UK government minister Iain Duncan Smith has announced that unemployed people may be forced to do compulsory work in the community, for instance picking up litter or gardening.
Under the plan, claimants thought to need “'experience of the habits and routines of working life” could be ordered to take part. If they refuse or fail to turn up on time, they may have their £65 Jobseekers' Allowance stopped for three months. "The message will go across - play ball or it is going to be difficult," declared Duncan Smith.
This is the latest in a series of government measures targeted at making life more miserable for the poorest and most marginalised in British society.
It is strange that, in the midst of an economic crisis that many believe is being worsened by state policies, those in charge should threaten to treat unemployed people like criminals sentenced to undertake community service.
The idea was floated under the previous government but was not taken forward, perhaps because it was too politically sensitive.
To treat others as you would like them to treat you (Matthew 7.12) maybe requires too great a leap of the imagination for many of those who run the country, but – at least out of self-interest – those in charge might want to think carefully about pursuing such policies.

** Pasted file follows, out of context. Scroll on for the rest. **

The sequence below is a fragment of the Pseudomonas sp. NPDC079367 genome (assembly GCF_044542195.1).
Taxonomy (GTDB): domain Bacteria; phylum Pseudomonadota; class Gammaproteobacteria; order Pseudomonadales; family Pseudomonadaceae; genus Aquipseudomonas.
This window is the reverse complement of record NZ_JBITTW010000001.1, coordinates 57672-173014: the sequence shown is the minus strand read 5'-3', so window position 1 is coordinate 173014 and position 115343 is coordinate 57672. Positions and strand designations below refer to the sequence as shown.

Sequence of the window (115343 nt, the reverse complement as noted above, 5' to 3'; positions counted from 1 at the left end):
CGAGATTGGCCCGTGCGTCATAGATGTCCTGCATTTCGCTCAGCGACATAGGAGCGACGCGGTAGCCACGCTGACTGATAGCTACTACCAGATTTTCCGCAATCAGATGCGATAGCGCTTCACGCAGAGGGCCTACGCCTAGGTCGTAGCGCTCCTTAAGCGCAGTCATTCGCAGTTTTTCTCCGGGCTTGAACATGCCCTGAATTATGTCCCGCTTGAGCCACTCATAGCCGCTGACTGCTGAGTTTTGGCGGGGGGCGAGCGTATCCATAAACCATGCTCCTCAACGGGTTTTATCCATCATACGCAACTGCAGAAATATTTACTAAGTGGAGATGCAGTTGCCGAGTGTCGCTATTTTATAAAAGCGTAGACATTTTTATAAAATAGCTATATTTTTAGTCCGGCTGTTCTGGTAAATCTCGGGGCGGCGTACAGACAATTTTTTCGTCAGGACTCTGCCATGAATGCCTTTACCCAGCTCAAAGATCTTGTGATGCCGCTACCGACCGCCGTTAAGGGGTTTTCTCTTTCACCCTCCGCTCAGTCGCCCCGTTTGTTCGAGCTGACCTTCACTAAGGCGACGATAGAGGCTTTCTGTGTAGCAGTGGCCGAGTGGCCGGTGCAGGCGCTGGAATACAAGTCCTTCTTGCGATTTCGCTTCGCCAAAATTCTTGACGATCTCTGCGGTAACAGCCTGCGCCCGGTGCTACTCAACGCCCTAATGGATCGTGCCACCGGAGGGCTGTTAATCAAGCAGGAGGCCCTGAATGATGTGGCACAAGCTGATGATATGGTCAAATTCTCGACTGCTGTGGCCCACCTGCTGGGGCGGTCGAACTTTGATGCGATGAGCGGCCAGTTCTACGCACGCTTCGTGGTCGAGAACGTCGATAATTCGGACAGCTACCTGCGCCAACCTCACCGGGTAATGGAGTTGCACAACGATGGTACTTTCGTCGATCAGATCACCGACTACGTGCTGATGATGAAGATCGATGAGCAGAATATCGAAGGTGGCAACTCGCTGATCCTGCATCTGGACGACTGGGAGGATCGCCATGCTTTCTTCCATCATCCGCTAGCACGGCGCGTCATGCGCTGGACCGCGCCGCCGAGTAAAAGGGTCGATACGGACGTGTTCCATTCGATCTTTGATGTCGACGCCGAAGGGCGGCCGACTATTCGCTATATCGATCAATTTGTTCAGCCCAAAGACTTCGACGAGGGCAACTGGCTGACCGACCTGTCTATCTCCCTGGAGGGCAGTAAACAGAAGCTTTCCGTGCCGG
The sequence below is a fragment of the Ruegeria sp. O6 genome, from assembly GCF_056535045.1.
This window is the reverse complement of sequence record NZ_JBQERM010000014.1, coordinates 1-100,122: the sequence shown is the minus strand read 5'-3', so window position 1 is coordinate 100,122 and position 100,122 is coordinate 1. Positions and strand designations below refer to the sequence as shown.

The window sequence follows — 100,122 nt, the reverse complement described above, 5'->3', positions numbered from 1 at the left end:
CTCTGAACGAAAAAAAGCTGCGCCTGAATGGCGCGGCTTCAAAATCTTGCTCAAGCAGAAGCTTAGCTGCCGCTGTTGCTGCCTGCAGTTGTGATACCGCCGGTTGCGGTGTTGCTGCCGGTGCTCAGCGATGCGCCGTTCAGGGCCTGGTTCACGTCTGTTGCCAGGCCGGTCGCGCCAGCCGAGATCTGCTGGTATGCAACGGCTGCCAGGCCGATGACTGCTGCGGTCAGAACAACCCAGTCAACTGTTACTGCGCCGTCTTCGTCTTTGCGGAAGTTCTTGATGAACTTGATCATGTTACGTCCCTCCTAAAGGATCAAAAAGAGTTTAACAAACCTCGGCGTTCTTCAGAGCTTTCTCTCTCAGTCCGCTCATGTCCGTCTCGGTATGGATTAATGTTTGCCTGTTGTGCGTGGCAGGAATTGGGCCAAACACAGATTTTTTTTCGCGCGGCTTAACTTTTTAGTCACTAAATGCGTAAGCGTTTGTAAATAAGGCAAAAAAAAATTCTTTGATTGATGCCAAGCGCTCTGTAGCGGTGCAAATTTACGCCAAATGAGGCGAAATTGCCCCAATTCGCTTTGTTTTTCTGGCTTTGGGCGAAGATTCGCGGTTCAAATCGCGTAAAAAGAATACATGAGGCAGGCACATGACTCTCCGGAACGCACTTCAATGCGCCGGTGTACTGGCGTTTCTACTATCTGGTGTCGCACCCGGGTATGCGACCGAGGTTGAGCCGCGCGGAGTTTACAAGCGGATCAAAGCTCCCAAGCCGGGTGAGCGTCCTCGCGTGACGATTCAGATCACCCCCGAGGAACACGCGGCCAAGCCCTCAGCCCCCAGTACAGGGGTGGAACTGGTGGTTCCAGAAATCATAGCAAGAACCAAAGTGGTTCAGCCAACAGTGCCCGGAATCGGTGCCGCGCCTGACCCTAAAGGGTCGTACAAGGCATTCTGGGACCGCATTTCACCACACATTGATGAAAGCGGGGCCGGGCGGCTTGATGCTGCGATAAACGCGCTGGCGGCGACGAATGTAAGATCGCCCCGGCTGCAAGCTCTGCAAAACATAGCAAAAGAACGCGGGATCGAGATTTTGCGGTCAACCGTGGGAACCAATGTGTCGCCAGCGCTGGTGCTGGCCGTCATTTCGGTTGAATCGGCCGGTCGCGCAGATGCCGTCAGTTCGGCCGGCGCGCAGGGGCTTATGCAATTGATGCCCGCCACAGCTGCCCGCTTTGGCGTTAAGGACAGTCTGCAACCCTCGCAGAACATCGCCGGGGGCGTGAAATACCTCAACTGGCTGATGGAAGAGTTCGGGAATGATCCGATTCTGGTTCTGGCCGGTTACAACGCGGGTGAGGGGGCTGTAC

In the current economic climate, many people are aware that they, or their family members or friends, might find themselves out of work, struggling to cope with life on the poverty line. The thought they might then be publicly humiliated by being treated like thieves or vandals would not make them at all happy with the politicians who came up with this idea.
And those already cleaning the streets or doing gardening or other manual jobs might worry about being displaced by forced labour, and ending up unemployed themselves. The proposals are not only unjust and unkind but also extremely unwise.
(c) Savi Hensman works in the social care sector. She is a long-standing Christian commentator on public affairs and an Ekklesia associate.